50 and Looking Forward - Interview with Richard Alston

Choreographer and Artistic Director, The Place

by Stuart Sweeney

December, 1998

Image of the Richard Alston Dance company by Chris Nash

If there is a contemporary dance heaven, then it must be something like The Place. This lively complex in central London encompasses all aspects of the art form and it was at this base, which forms such an important part of his life, that I met with Richard Alston. Contemporary dance has only taken root in this country over the last 30 years and this coincides almost exactly with Alston's brilliant career. As a dancer, choreographer, teacher and artistic director of several companies, he has been one of the founders and pathfinders of the form in the UK. It's interesting to note that in the early part of his career his lyrical choreographic style was sometimes compared with Ashton and he has created work for ballet companies including the Royal Ballet. But it is his contemporary work for companies such as Rambert and, more recently, the Richard Alston Dance company for which he is best known. He recently celebrated his 50th birthday [in 1998] and a number or articles have covered his story to date. So for our interview, he agreed that it would be interesting to discuss the future as well as the past.

This idea also reflects Alston's fascinating 50th birthday show at the QEH. He told me that his wish was not only to look back over his career, but also to show pieces from the current repertoire and to premier a new work, 'Waltzes in Disorder', specially commissioned by Dance Umbrella. The programme also reflected his teaching and some of the important dance relationships that he has developed over the past years. Unsurprisingly, these were themes that came up again and again during the interview. One of the strongest pleasures of the evening for him was persuading Siobhan Davies, to take to the stage again. He has worked with her since their early days together at The Place and after some initial reluctance, Davies became excited at the prospect of dancing again with Alston and Darshan Singh Bhuller. The 5-minute piece that Alston prepared worked beautifully and gave us the special pleasure of seeing the mature skills of a trio of great dancers. Nevertheless, all three have moved on and are now fully engaged with their choreography and other interests and have no plans to fill out application forms for NDT3.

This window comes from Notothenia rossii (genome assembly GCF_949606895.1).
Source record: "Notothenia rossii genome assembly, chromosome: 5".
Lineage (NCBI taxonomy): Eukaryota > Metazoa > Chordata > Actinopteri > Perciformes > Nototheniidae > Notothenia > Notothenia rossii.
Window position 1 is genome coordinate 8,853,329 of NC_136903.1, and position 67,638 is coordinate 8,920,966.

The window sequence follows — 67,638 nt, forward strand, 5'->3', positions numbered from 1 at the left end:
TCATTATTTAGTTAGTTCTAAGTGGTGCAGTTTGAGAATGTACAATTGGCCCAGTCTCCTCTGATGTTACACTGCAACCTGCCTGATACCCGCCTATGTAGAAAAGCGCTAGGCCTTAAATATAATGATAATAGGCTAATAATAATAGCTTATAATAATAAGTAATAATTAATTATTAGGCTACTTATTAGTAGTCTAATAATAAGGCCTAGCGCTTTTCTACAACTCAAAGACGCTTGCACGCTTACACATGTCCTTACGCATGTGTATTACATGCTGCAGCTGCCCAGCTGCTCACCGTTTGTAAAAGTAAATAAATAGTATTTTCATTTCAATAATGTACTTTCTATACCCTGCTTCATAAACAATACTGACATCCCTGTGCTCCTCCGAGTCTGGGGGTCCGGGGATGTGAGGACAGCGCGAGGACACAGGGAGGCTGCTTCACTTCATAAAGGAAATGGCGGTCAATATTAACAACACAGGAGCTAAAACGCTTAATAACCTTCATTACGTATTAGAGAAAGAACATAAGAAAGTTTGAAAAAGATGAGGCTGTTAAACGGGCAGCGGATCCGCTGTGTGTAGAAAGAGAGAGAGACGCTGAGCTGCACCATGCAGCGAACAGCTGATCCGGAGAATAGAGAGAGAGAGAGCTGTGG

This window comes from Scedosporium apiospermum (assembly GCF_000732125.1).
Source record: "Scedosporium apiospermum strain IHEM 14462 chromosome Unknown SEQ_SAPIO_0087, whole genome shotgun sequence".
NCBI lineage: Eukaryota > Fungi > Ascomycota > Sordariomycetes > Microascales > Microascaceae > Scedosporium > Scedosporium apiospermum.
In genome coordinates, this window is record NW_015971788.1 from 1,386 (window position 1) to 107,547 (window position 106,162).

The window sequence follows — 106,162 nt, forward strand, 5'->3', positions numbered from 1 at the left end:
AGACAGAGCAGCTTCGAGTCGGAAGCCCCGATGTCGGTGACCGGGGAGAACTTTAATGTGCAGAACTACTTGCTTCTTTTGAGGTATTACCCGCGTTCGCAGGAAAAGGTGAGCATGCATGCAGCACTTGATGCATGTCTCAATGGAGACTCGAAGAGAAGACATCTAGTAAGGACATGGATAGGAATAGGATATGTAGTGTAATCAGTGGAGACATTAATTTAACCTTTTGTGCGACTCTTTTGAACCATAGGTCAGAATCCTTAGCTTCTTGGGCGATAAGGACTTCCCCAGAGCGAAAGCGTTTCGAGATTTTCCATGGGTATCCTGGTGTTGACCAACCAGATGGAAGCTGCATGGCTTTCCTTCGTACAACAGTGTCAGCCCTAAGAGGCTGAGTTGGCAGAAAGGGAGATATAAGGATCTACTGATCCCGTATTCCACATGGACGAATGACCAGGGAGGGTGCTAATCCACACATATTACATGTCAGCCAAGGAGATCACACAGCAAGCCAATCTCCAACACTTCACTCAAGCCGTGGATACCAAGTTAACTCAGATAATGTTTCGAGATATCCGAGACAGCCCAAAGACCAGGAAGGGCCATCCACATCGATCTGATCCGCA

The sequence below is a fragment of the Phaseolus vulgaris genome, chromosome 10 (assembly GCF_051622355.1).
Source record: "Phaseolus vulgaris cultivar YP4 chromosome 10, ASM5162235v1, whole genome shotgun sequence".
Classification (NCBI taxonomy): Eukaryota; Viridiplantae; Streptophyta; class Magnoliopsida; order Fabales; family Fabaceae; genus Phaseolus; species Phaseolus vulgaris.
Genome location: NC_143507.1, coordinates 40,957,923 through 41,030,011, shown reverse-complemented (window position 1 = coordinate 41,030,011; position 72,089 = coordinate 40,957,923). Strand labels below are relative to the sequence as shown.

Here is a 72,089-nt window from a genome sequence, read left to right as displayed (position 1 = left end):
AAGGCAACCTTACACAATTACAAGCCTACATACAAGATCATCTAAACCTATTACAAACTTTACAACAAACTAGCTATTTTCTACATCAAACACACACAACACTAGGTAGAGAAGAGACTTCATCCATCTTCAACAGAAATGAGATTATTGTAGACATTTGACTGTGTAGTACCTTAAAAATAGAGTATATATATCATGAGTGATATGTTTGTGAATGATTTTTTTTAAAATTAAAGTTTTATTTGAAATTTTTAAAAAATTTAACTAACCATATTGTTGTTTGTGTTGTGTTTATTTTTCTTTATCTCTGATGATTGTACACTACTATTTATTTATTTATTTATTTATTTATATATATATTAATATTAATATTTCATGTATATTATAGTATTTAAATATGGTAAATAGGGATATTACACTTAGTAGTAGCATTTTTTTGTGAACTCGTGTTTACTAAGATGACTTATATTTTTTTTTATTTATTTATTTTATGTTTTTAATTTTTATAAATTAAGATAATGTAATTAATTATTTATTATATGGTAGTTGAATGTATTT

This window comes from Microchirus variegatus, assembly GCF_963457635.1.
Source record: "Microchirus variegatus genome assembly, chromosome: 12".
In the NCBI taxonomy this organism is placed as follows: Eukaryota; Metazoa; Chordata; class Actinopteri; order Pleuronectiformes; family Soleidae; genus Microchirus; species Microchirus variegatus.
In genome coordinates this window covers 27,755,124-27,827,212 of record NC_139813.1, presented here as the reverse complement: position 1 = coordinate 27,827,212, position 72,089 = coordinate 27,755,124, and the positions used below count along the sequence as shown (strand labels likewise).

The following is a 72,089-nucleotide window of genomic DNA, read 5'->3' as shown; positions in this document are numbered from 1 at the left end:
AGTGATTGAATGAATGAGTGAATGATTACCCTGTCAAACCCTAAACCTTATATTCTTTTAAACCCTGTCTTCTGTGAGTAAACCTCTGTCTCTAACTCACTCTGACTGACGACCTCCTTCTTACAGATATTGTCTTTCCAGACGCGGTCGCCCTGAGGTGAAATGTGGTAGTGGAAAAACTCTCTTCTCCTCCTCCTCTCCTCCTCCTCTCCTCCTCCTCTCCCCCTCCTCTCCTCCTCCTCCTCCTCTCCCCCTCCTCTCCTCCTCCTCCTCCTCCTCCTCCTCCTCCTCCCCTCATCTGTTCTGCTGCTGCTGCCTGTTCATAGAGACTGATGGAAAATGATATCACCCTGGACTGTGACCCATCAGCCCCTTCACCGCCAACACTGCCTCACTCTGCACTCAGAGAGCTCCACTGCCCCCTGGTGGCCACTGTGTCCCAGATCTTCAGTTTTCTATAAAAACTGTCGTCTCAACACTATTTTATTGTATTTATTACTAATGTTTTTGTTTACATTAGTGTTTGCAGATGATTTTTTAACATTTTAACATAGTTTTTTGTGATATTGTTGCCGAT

Another pleasure of the evening for Alston was the chance to recreate with his own Company, sections from his work of the past 30 years. This included the trio for male dancers from 'Apollo Distraught', which was thought to be lost until Jane Pritchard, Rambert's Archivist, discovered it on an old videotape. Overall, he believes that despite the high quality dancers he has worked with in the past, his current Company performed the pieces as well or better than the original performers and with their own interpretations for the late 90s. He puts this down to the fact that by focussing on his work, his dancers have developed a physical knowledge and understanding of his style, which is more difficult for a repertory company performing pieces by a number of choreographers. As he wrote in the programme notes, 'These 10 young people are the light of my life…' and it is clear from listening to him that they have a very high priority. He maintains that as a choreographer he is a late developer and strongly believes that his work for the Company is evolving each year. Certainly his two programmes at the QEH this year [1998] have been justly well received, both for the quality of the choreography and the skill and artistry of the dancers.